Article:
Date
17 October 2018
Green Sense activists display some of the non-reusable items that eateries at food courts are handing out to customers and adding to the city’s waste problem. Photo: Green Sense
Green Sense activists display some of the non-reusable items that eateries at food courts are handing out to customers and adding to the city’s waste problem. Photo: Green Sense

Alarm sounded over disposable items waste at food courts

An environmental group has sounded an alarm over the high volume of disposable items, particularly plastic cutlery, being laid waste at food courts in the city during lunch hours.  

Green Sense said it visited several food courts across the city and found shocking quantities of items such as plastic knives, forks and spoons and paper and styrofoam containers being dumped, adding to Hong Kong’s waste problem. 

A food court with six eateries at Festival Walk, Kowloon Tong had each meal coming with 8.78 disposable items on average, making it the worst among the facilities inspected.

The food court in Dragon Centre in Sham Shui Po, which houses 34 eateries, provides each meal with 5.25 disposable items, disposing of about 100,000 items per month, according to a projected calculation.

Moko shopping mall in Mong Kok has a more eco-friendly food court that provides 0.35 disposable item for each meal, with 6, 421 items projected to be wasted monthly.

As far as eateries are concerned, the least green ones are Tai Hing and Café de Coral in Festival Walk’s food court, with each meal on average coming with 11.52 and 10 items respectively.

For its survey, Green Sense visited 10 food courts, bearing a total of 106 eateries, across the city that served 4,225 one-person meals between 11am and 2pm in early May.

The group counted and recorded the volume of disposal items handed out within a two-hour period.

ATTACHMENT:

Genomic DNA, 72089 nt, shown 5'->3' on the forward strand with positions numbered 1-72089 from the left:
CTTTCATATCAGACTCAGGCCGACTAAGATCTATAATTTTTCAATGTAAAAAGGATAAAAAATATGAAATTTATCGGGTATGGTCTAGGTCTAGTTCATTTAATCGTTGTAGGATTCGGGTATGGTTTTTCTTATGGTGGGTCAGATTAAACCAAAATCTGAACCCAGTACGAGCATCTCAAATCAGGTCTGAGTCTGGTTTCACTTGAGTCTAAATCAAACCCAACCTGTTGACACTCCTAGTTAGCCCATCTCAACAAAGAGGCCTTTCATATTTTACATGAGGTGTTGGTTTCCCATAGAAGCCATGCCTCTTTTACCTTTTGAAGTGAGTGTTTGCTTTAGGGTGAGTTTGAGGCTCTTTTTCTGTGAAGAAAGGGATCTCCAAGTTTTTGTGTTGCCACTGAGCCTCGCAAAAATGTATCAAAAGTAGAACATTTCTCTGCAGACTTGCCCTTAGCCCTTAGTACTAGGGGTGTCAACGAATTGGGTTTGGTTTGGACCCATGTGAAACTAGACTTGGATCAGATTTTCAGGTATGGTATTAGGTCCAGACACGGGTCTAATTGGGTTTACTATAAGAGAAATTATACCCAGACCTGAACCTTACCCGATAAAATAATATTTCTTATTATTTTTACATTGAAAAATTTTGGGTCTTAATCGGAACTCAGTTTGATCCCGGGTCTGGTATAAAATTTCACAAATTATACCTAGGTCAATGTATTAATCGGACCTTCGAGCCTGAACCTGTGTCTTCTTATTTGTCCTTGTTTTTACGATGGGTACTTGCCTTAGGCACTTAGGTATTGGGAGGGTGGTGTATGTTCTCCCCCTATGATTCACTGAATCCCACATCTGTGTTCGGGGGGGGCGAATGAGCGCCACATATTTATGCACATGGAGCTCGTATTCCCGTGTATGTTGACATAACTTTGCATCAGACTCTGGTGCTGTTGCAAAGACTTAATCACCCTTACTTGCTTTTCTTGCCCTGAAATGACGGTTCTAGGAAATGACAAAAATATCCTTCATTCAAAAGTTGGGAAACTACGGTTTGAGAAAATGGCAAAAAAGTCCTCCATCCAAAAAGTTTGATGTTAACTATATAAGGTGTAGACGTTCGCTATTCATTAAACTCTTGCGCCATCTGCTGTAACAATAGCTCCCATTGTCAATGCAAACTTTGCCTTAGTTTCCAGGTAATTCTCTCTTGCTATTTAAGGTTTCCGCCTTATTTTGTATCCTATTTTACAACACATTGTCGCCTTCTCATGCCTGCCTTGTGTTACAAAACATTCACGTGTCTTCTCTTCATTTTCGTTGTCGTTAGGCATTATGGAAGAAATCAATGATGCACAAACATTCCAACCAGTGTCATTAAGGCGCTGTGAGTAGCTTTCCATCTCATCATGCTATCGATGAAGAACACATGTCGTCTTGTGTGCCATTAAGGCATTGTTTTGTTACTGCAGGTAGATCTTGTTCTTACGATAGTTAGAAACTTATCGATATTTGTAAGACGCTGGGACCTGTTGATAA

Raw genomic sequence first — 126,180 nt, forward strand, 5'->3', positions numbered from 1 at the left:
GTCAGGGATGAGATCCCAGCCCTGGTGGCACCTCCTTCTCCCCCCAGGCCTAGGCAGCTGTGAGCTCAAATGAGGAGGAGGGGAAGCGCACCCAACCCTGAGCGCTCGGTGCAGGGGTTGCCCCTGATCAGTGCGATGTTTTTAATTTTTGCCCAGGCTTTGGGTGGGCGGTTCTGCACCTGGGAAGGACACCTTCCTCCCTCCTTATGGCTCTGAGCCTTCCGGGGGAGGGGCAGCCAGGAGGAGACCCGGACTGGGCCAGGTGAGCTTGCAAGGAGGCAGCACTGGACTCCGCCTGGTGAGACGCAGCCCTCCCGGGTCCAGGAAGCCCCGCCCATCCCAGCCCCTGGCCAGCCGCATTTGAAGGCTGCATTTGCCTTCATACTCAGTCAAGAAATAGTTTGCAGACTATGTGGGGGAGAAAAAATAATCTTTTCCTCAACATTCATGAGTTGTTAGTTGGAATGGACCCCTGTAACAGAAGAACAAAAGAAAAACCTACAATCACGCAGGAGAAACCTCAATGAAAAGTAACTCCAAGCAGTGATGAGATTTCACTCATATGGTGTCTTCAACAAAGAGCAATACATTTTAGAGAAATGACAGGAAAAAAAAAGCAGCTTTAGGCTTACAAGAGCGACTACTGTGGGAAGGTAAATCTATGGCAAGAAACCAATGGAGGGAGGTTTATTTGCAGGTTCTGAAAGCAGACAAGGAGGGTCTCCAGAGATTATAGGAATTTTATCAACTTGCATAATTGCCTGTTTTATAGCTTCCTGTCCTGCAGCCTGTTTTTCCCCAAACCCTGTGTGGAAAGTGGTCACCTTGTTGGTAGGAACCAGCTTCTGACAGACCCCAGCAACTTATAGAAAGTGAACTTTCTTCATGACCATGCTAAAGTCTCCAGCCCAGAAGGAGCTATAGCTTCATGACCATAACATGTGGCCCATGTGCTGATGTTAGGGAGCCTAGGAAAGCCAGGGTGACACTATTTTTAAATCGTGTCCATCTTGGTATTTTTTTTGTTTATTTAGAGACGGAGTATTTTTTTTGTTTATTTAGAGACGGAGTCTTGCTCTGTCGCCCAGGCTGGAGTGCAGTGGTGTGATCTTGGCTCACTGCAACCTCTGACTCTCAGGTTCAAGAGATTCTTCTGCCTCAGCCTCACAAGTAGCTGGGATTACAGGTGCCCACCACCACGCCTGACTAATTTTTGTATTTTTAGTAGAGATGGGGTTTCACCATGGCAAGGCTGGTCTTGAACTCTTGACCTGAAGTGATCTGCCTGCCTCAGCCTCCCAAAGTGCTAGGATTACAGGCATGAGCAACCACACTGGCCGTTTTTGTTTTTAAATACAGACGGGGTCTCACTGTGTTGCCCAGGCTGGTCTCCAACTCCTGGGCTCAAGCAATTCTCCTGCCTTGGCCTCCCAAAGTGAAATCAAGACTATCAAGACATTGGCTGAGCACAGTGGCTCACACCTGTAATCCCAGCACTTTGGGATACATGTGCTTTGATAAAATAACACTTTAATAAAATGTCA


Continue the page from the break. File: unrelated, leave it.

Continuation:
The environmental organization said it collected in total 15,601 disposable items during its research visits.

The top five types of item, from highest to lowest, are napkins, plastic spoons, disposable bamboo chopsticks, straws, as well as small plastic bags for holding disposable cutlery items.

According to the group’s projection, for more than 10,500 licensed restaurants in Hong Kong, the napkins handed out during the lunch hours monthly can cover nearly 86 football fields.

Asked for their response to the findings of the survey, Festival Walk’s public relations staff said they had no comment, and Tai Hing Catering Group did not respond, only saying it directs the inquiries to its PR staff.

Café de Coral said the company strives to reduce sold waste including plastics.

The efforts include adjusting the packaging requirements in coordination with suppliers, and studying the use of more recyclable packaging materials, it said, adding that the restaurant chain aims to cut down on the plastic disposable items used by customers who dine in.

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JC/RC

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